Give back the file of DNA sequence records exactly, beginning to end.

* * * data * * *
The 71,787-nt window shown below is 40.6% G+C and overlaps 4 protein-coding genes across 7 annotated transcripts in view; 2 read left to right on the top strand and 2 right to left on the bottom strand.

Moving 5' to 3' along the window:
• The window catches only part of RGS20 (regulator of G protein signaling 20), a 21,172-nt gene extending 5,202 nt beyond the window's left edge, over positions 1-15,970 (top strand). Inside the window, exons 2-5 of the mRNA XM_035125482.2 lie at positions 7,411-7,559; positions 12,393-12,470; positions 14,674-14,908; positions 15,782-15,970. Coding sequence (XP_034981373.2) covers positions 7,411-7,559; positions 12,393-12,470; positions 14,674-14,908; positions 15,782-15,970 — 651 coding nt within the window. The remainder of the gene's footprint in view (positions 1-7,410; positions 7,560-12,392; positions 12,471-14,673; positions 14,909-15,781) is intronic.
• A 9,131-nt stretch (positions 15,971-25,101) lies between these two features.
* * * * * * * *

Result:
The 71,787-nt window shown below is 40.6% G+C and overlaps 4 protein-coding genes across 7 annotated transcripts in view; 2 read left to right on the top strand and 2 right to left on the bottom strand.

Moving 5' to 3' along the window:
• The window catches only part of RGS20 (regulator of G protein signaling 20), a 21,172-nt gene extending 5,202 nt beyond the window's left edge, over positions 1-15,970 (top strand). Inside the window, exons 2-5 of the mRNA XM_035125482.2 lie at positions 7,411-7,559; positions 12,393-12,470; positions 14,674-14,908; positions 15,782-15,970. Coding sequence (XP_034981373.2) covers positions 7,411-7,559; positions 12,393-12,470; positions 14,674-14,908; positions 15,782-15,970 — 651 coding nt within the window. The remainder of the gene's footprint in view (positions 1-7,410; positions 7,560-12,392; positions 12,471-14,673; positions 14,909-15,781) is intronic.
• A 9,131-nt stretch (positions 15,971-25,101) lies between these two features.